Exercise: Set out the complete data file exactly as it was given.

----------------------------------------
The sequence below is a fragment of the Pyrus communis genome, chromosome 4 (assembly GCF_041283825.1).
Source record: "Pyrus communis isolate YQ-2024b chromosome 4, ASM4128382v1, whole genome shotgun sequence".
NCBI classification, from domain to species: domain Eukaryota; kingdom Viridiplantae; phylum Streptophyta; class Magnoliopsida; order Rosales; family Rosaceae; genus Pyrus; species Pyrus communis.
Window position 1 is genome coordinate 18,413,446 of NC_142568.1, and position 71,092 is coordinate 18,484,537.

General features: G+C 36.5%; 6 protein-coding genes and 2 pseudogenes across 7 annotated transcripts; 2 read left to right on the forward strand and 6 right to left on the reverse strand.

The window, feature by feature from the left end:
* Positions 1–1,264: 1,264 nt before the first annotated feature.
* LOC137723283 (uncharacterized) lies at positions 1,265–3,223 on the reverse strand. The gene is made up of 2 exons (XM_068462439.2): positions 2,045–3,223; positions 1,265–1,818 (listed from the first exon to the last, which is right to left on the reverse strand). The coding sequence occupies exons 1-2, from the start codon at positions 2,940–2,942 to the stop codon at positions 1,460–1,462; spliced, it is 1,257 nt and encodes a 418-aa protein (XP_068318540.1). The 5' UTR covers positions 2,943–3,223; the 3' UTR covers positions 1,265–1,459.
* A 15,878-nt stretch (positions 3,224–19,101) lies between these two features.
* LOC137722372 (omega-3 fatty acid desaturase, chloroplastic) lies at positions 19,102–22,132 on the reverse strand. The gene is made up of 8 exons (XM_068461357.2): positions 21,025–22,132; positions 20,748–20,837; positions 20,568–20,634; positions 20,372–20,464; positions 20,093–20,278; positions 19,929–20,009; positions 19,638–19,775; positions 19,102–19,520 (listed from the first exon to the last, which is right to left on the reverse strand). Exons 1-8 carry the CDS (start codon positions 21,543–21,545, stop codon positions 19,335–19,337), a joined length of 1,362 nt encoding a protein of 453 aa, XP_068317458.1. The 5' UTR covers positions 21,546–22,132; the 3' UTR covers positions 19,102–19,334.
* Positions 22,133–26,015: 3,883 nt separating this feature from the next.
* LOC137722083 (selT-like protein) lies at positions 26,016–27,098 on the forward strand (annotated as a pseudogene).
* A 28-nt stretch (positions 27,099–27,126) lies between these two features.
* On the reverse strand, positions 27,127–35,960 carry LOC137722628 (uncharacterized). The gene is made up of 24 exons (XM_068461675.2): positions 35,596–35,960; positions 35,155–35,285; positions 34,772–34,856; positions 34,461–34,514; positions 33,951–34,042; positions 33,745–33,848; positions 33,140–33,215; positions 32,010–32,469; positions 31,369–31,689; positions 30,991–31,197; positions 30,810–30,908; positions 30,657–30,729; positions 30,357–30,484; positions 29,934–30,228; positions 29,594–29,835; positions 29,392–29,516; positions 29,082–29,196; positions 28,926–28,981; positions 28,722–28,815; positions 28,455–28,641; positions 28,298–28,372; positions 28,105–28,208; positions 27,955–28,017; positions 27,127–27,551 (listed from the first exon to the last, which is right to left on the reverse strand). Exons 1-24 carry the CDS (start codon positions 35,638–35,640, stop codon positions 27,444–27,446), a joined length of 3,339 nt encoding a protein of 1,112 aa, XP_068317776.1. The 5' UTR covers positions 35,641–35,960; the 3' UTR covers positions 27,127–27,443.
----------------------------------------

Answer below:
The sequence below is a fragment of the Pyrus communis genome, chromosome 4 (assembly GCF_041283825.1).
Source record: "Pyrus communis isolate YQ-2024b chromosome 4, ASM4128382v1, whole genome shotgun sequence".
NCBI classification, from domain to species: domain Eukaryota; kingdom Viridiplantae; phylum Streptophyta; class Magnoliopsida; order Rosales; family Rosaceae; genus Pyrus; species Pyrus communis.
Window position 1 is genome coordinate 18,413,446 of NC_142568.1, and position 71,092 is coordinate 18,484,537.

General features: G+C 36.5%; 6 protein-coding genes and 2 pseudogenes across 7 annotated transcripts; 2 read left to right on the forward strand and 6 right to left on the reverse strand.

The window, feature by feature from the left end:
* Positions 1–1,264: 1,264 nt before the first annotated feature.
* LOC137723283 (uncharacterized) lies at positions 1,265–3,223 on the reverse strand. The gene is made up of 2 exons (XM_068462439.2): positions 2,045–3,223; positions 1,265–1,818 (listed from the first exon to the last, which is right to left on the reverse strand). The coding sequence occupies exons 1-2, from the start codon at positions 2,940–2,942 to the stop codon at positions 1,460–1,462; spliced, it is 1,257 nt and encodes a 418-aa protein (XP_068318540.1). The 5' UTR covers positions 2,943–3,223; the 3' UTR covers positions 1,265–1,459.
* A 15,878-nt stretch (positions 3,224–19,101) lies between these two features.
* LOC137722372 (omega-3 fatty acid desaturase, chloroplastic) lies at positions 19,102–22,132 on the reverse strand. The gene is made up of 8 exons (XM_068461357.2): positions 21,025–22,132; positions 20,748–20,837; positions 20,568–20,634; positions 20,372–20,464; positions 20,093–20,278; positions 19,929–20,009; positions 19,638–19,775; positions 19,102–19,520 (listed from the first exon to the last, which is right to left on the reverse strand). Exons 1-8 carry the CDS (start codon positions 21,543–21,545, stop codon positions 19,335–19,337), a joined length of 1,362 nt encoding a protein of 453 aa, XP_068317458.1. The 5' UTR covers positions 21,546–22,132; the 3' UTR covers positions 19,102–19,334.
* Positions 22,133–26,015: 3,883 nt separating this feature from the next.
* LOC137722083 (selT-like protein) lies at positions 26,016–27,098 on the forward strand (annotated as a pseudogene).
* A 28-nt stretch (positions 27,099–27,126) lies between these two features.
* On the reverse strand, positions 27,127–35,960 carry LOC137722628 (uncharacterized). The gene is made up of 24 exons (XM_068461675.2): positions 35,596–35,960; positions 35,155–35,285; positions 34,772–34,856; positions 34,461–34,514; positions 33,951–34,042; positions 33,745–33,848; positions 33,140–33,215; positions 32,010–32,469; positions 31,369–31,689; positions 30,991–31,197; positions 30,810–30,908; positions 30,657–30,729; positions 30,357–30,484; positions 29,934–30,228; positions 29,594–29,835; positions 29,392–29,516; positions 29,082–29,196; positions 28,926–28,981; positions 28,722–28,815; positions 28,455–28,641; positions 28,298–28,372; positions 28,105–28,208; positions 27,955–28,017; positions 27,127–27,551 (listed from the first exon to the last, which is right to left on the reverse strand). Exons 1-24 carry the CDS (start codon positions 35,638–35,640, stop codon positions 27,444–27,446), a joined length of 3,339 nt encoding a protein of 1,112 aa, XP_068317776.1. The 5' UTR covers positions 35,641–35,960; the 3' UTR covers positions 27,127–27,443.